Voting for party candidates makes it harder for the town

AFTER the St Ives East Town Council by-election on July 19 the last thing St Ives needs is another Conservative district councillor with a seat on St Ives Town Council.

We already have two.

One of them announced after the May 3 election that he would not join any of the council’s committees in which the work of the Council is mainly done, and has not been seen at any meeting of the council since.

Experience shows that Conservative district councillors do not speak out about numerous issues because there is a line set by their party-political masters in Huntingdon on each issue involving Huntingdonshire District Council. For example they have not been able to speak out on the closure of the public toilets, the closure of the HDC St Ives customer service office or the massive increase in car park charges. Nor did they appear to offer any advance notice to St Ives Town Council of any such plans.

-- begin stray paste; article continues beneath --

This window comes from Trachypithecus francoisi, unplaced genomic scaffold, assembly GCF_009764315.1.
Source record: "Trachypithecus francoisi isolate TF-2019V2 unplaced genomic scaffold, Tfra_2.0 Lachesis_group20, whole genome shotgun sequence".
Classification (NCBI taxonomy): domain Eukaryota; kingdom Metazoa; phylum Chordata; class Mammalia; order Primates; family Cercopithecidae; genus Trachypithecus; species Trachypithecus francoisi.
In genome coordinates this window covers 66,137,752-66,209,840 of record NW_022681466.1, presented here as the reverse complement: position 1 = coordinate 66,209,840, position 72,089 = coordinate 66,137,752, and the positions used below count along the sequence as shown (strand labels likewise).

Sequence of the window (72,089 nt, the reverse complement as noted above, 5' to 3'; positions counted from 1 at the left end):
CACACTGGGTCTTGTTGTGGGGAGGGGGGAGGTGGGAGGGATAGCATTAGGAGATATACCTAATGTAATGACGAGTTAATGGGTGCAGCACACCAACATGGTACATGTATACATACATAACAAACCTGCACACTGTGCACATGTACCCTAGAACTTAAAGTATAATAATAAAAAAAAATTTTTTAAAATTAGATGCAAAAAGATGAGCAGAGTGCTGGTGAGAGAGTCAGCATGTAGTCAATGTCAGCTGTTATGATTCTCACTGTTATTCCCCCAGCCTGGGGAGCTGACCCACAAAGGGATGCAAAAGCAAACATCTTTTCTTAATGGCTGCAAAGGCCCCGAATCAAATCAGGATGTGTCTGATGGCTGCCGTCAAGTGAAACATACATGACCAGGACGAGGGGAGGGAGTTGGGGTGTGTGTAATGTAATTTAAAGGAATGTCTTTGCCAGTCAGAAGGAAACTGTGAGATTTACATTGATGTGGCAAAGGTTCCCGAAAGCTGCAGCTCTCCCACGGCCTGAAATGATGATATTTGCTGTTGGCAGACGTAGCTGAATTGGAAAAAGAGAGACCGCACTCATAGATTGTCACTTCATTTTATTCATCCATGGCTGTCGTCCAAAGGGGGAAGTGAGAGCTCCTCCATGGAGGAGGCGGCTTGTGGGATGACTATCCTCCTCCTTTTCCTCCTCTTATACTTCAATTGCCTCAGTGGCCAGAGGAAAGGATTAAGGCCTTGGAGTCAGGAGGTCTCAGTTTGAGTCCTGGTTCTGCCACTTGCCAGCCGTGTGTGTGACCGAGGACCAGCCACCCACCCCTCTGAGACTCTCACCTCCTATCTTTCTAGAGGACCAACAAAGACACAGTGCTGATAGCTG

But it is in the council itself that their “presence” or rather absence is noticeably felt. District council meetings will always take precedence over town council meetings, and there are therefore apologies to the town council. Then for town council agenda items involving Huntingdonshire District Council they “declare an interest” and leave, unable to discuss or vote on the matter at issue. Effectively St Ives Town Council becomes a 15-member rather than a 17-member council.

The political parties will always put party interest before those of the electorate, so it is up to the voters to use their votes accordingly to stop this practice.

Marilyn Zanconato

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St Ives